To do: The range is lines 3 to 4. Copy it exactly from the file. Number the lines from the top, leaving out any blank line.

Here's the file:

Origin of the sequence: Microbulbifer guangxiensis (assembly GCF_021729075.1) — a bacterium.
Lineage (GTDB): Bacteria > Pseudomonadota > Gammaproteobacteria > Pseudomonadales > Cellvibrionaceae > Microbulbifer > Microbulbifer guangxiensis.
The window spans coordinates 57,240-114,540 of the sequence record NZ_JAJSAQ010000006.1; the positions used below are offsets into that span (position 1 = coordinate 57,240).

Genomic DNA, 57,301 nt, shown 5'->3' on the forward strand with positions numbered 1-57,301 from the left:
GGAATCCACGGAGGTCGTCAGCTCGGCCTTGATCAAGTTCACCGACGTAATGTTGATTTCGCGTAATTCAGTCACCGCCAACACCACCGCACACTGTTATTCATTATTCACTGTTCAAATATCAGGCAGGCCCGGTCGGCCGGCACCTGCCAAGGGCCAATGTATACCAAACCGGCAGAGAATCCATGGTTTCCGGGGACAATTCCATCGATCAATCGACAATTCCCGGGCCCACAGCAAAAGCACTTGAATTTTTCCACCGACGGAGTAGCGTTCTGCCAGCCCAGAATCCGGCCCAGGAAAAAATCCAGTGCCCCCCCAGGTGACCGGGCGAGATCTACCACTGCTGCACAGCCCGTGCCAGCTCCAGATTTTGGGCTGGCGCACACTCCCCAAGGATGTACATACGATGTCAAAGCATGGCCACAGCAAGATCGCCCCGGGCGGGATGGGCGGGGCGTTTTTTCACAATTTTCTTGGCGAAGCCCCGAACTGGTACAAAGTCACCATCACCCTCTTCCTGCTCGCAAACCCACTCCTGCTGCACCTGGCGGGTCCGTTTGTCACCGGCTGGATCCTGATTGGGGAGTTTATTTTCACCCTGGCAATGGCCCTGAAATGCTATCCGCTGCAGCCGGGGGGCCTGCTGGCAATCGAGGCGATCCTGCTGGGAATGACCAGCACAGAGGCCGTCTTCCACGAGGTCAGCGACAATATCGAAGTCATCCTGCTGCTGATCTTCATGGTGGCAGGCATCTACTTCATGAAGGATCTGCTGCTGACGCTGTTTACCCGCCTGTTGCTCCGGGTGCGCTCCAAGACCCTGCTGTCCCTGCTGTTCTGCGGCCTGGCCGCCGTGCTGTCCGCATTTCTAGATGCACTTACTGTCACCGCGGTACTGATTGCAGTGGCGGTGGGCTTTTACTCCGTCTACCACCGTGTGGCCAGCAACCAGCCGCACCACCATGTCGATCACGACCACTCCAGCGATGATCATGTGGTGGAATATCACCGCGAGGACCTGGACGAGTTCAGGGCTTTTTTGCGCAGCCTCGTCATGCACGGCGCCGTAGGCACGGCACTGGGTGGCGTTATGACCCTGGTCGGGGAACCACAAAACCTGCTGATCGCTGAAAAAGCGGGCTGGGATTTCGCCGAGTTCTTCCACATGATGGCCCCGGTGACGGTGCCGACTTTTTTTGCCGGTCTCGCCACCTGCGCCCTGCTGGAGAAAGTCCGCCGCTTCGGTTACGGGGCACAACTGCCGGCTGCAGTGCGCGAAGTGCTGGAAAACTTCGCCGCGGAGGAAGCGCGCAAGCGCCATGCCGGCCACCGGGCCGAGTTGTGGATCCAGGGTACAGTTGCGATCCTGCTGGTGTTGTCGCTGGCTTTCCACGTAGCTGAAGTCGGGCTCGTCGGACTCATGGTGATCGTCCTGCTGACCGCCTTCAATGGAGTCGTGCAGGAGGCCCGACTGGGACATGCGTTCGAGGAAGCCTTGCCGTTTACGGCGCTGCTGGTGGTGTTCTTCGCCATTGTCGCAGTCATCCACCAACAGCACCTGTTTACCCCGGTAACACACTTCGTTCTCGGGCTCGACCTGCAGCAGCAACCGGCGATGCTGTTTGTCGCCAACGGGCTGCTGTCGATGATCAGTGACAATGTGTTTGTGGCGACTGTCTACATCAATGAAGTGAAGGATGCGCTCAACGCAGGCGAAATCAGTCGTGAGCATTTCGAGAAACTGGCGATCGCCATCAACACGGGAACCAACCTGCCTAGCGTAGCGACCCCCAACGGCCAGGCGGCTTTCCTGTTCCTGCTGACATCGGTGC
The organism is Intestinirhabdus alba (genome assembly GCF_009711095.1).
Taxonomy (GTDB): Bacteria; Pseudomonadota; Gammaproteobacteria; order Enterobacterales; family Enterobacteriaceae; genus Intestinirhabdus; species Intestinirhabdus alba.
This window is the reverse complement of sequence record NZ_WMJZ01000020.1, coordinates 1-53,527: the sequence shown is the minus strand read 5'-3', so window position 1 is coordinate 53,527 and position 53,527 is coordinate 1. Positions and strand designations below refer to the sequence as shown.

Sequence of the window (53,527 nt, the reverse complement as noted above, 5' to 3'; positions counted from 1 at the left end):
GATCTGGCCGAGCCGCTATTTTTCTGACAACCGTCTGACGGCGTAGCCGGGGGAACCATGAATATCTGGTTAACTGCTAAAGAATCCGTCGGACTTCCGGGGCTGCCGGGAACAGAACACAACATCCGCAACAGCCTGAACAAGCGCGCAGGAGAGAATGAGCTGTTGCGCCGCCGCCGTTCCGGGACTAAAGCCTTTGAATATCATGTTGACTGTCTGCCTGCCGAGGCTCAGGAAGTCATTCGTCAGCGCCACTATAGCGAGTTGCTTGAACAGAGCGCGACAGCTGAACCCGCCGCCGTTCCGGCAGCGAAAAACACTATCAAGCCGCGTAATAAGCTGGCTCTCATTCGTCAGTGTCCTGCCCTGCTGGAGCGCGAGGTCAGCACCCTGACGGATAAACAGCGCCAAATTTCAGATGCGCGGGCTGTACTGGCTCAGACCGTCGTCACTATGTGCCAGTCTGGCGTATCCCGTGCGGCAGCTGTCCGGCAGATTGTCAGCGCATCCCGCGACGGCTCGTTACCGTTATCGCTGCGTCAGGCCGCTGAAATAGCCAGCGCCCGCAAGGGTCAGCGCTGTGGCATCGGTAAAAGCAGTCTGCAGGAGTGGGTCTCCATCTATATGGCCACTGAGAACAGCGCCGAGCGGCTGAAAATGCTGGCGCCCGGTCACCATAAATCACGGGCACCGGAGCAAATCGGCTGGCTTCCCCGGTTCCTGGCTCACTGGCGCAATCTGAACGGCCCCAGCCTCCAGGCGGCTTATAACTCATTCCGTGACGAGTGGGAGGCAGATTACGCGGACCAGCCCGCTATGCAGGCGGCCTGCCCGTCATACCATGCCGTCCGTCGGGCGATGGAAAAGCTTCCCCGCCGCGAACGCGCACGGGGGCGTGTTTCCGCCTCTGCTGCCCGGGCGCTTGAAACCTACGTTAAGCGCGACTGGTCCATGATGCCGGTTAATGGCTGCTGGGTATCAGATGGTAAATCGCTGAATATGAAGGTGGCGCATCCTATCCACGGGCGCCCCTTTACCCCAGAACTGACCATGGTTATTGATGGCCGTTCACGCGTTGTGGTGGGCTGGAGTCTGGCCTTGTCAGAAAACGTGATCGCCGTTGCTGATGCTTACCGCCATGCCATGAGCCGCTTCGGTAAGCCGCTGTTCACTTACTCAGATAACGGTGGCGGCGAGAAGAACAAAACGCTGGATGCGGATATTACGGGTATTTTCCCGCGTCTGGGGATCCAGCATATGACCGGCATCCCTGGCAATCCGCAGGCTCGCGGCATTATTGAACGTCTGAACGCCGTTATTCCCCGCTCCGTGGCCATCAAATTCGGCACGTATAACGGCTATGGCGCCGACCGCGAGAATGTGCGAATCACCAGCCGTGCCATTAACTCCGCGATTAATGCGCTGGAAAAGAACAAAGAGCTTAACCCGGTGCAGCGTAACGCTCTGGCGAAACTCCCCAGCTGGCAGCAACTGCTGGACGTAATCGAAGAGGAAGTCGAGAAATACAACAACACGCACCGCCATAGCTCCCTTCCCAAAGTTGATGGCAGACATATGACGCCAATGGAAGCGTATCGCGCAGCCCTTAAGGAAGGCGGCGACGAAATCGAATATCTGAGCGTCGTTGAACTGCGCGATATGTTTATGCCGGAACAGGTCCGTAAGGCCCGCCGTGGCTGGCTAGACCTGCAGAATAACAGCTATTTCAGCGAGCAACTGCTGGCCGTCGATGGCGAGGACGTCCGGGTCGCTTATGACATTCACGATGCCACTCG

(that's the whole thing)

The window spans coordinates 57,240-114,540 of the sequence record NZ_JAJSAQ010000006.1; the positions used below are offsets into that span (position 1 = coordinate 57,240).

Genomic DNA, 57,301 nt, shown 5'->3' on the forward strand with positions numbered 1-57,301 from the left: